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July 22, 2014 | NPR · Foreign ministers meeting Tuesday in Brussels are threatening deep sanctions against Russia over the Malaysia Airlines crash. But some nations might hesitate because of their economic ties to Russia.
 
July 22, 2014 | NPR · Renee Montagne talks to Anton La Guardia, who covers the European Union for The Economist, about the possibility of deep EU sanctions against Russia at Tuesday's foreign ministers meeting.
 
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July 22, 2014 | NPR · Florida Sen. Marco Rubio tells NPR the nation can't "absorb" all migrants fleeing violence and must secure its own border first. He dismissed potential 2016 rival Hillary Clinton as old news.
 

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July 21, 2014 | NPR · As the Israeli military expands its assault in the Gaza Strip, casualty numbers continue to grow. At last count, more than 550 Palestinians — mostly civilians — and 25 Israeli soldiers have died. On Monday, an Israeli strike hit a hospital in central Gaza, killing people in the intensive care unit.
 
July 21, 2014 | NPR · Violence continues to escalate in the Gaza Strip. According to many foreign observers, Egypt must play a key role in any peace agreement between Israel and Hamas. To find out why, Robert Siegel speaks with Michele Dunne, a senior associate at the Carnegie Endowment for International Peace.
 
July 21, 2014 | NPR · It's been four years since Dodd-Frank Act was signed into law. On the anniversary of this sweeping overhaul of financial regulations, Republicans have released a report that argues the law falls short on one of its main tasks.
 

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July 19, 2014 | NPR · NPR's Scott Simon talks with David Herzsenhorn of The New York Times about the latest developments in Ukraine, where a Malaysia Airlines passenger plane was downed on Thursday, killing 298 people.
 

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July 20, 2014 | NPR · NPR's Arun Rath gets the latest from correspondent Corey Flintoff at the site of last week's downing of a Malaysian jetliner in Eastern Ukraine.
 

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Alaska

Jul 16, 2013 — When the Pilgrim family first arrived in Alaska, they looked to be from another century. They didn't use calendar months, they called their father "Lord," and they knew how to live in the wild. But, as Tom Kizzia writes in Pilgrim's Wilderness, that rugged facade helped conceal a history of abuse.
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Dec 26, 2012 — A sad tale's best for winter, as Shakespeare wrote — and reviewer Alan Cheuse recommends The Snow Child, a sad but ultimately hopeful winter tale touched with myth and fairytale. Cheuse says this novel about Alaskan homesteaders, out now in paperback, has "a mysterious onward-pulsing life force."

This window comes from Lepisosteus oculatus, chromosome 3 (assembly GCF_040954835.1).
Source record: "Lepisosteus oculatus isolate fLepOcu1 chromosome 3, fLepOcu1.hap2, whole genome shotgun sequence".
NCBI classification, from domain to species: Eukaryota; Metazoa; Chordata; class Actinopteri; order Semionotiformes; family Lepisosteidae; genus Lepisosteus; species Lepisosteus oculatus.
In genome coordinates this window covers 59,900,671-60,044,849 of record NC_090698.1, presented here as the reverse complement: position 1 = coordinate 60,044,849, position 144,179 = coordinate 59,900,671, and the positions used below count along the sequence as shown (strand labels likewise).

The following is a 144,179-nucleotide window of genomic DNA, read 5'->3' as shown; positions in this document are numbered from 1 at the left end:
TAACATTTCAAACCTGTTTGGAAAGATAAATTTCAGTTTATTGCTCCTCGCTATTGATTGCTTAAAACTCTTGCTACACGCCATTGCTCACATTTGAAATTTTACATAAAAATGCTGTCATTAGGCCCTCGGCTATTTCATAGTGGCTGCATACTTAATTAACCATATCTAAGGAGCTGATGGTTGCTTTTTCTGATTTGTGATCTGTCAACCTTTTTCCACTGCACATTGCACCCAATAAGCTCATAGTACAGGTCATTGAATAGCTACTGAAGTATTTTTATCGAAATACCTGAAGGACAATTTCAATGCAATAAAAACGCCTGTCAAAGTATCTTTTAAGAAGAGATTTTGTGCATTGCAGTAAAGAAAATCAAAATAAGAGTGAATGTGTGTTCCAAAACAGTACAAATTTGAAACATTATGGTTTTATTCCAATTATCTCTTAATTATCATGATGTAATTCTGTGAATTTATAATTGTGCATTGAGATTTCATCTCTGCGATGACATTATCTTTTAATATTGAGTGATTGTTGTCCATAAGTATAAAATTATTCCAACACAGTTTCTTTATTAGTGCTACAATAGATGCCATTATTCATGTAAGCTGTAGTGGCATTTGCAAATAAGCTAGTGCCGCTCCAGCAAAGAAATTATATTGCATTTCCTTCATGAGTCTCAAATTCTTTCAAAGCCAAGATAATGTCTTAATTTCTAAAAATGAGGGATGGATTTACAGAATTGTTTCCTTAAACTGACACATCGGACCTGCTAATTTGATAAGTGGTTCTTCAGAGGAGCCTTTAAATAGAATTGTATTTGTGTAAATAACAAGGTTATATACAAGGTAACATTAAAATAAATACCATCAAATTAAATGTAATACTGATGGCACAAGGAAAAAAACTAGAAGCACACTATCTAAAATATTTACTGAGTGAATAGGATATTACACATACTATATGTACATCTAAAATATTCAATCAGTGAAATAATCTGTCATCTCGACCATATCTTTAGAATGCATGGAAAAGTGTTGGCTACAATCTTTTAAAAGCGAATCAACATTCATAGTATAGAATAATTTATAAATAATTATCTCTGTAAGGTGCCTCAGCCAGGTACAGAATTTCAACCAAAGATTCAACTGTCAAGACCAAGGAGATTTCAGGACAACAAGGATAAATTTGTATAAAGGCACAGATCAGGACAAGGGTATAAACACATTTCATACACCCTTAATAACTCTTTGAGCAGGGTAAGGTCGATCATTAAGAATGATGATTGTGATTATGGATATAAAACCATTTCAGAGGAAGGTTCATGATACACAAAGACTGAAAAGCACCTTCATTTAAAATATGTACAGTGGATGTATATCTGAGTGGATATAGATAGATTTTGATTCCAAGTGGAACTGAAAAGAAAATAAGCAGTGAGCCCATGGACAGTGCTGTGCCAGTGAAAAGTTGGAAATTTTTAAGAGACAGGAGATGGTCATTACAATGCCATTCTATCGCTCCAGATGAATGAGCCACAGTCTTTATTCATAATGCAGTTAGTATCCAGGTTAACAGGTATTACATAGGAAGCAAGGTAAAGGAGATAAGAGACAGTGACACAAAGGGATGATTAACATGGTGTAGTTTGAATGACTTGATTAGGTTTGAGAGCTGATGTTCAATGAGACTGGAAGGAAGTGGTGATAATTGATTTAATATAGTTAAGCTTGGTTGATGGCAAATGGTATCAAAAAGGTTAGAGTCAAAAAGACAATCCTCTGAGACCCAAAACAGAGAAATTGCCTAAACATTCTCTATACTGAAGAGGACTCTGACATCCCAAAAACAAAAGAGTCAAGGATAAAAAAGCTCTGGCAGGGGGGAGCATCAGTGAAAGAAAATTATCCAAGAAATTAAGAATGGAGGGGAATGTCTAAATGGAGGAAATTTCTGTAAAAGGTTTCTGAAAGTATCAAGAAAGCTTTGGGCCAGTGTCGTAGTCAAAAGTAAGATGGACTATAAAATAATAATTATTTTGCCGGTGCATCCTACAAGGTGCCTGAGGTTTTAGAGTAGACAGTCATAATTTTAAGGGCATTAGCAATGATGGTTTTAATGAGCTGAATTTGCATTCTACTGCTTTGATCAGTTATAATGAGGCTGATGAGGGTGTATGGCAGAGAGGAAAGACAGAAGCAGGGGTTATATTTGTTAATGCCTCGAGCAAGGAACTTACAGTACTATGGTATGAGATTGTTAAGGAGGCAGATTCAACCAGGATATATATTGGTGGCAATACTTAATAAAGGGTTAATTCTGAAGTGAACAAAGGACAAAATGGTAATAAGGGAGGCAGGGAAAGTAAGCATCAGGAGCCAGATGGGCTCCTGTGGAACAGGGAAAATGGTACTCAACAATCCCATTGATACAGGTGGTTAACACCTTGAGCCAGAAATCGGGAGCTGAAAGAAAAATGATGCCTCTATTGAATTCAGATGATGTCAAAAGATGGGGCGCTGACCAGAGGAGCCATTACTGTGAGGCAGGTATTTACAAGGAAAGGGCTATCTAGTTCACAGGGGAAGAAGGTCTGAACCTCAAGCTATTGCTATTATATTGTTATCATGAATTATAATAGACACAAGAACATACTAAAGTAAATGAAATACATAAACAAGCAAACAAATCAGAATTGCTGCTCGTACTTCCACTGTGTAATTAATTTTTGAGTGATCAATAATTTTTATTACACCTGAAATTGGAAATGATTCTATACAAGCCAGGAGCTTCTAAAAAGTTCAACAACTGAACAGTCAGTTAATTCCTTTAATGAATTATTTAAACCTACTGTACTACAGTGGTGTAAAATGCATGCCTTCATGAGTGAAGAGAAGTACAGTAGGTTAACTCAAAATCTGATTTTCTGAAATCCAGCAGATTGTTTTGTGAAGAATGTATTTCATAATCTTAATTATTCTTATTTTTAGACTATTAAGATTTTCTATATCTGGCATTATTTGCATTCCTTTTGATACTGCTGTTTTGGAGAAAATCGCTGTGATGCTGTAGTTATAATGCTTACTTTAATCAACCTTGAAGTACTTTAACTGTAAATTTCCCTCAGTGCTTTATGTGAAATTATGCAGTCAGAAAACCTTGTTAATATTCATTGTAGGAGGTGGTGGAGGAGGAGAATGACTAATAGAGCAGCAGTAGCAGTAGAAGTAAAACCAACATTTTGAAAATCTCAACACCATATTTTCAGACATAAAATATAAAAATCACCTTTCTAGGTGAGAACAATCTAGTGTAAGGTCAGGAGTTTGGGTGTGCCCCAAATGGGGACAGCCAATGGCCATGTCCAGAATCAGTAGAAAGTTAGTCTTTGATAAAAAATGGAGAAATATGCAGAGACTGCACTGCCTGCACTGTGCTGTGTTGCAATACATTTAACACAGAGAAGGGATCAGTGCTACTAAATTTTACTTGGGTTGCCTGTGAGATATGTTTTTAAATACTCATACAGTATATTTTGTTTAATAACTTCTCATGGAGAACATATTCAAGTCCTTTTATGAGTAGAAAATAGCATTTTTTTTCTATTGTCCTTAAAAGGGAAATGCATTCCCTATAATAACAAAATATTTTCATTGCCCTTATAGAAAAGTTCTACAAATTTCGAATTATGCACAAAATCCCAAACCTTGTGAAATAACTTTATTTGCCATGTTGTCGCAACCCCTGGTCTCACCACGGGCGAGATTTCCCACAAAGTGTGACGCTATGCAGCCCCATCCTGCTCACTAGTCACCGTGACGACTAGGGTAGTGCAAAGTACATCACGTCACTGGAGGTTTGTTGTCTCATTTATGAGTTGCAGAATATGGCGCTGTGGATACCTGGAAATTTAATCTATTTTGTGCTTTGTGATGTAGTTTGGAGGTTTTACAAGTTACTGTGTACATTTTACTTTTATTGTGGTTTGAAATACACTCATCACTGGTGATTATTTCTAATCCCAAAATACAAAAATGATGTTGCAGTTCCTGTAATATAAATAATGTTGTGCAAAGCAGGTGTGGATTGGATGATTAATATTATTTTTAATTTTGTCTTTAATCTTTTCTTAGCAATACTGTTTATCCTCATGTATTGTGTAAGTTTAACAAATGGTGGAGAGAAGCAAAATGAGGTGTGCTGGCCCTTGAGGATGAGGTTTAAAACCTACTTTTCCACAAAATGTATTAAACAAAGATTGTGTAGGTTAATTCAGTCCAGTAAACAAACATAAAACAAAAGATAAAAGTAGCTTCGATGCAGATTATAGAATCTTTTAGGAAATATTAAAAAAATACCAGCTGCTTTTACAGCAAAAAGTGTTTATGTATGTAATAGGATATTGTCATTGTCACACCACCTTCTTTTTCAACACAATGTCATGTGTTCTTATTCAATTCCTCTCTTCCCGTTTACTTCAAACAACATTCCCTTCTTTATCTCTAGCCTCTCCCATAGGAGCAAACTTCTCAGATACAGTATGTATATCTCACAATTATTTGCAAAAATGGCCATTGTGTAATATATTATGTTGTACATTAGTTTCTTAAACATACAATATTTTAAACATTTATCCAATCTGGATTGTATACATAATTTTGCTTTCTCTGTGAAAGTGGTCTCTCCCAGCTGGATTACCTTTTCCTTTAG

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Nov 26, 2012The Snow Child, Eowyn Ivey's bleak portrayal of 1920 Alaska, appears at No. 12.
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May 25, 2012 — Not sure what to read? NPR's Susan Stamberg asked three booksellers to share their top five picks for the books you shouldn't miss — tales of con artists, grade-school spies, refugees and ranchers.
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May 21, 2012 — For Nancy Pearl, beach reading doesn't mean light reading. NPR's go-to librarian has dug up a diverse mix of titles old and new — a selection of mystery, memoir and more.
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Feb 4, 2012 — In 1988, journalist Tom Rose was sent to Barrow, Alaska, to cover the dramatic rescue of three gray whales. His book has been adapted into a movie called Big Miracle — but the real miracle is how this event became a news story at all.
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Jun 30, 2011 — For years, the New Zealand kakapo had no need to fly — the bird's only predators were in the sky — but then came human settlers and, with them, an invasive weasel-like predator. Author William Stolzenburg explores exotic island species' vulnerability to newcomers in Rat Island.
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Nov 17, 2009 — Sarah Palin may be the Republican party's next big hope, but commentator Rod Dreher says her new book, Going Rogue, does little to bolster her image. She may be the perkiest small-town American in the spotlight, but Palin is selling her personality, not a platform.
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Nov 17, 2009 — This week's staff picks: Biographies from bad-boy Andre Agassi and 'Rogue' politician Sarah Palin. Stephen King returns to form in a new novel, Zadie Smith fascinates in collected essays, and science writer Nicholas Wade argues that God is just an evolutionary adaptation.
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Dec 1, 2007 — In 2000, author Lou Ureneck left for a 10-day fishing trip to Alaska with his son in an attempt to repair their frayed relationship. The trip, captured in Backcast, helped Ureneck reflect on his parenting skills and on gaping holes in his own childhood.
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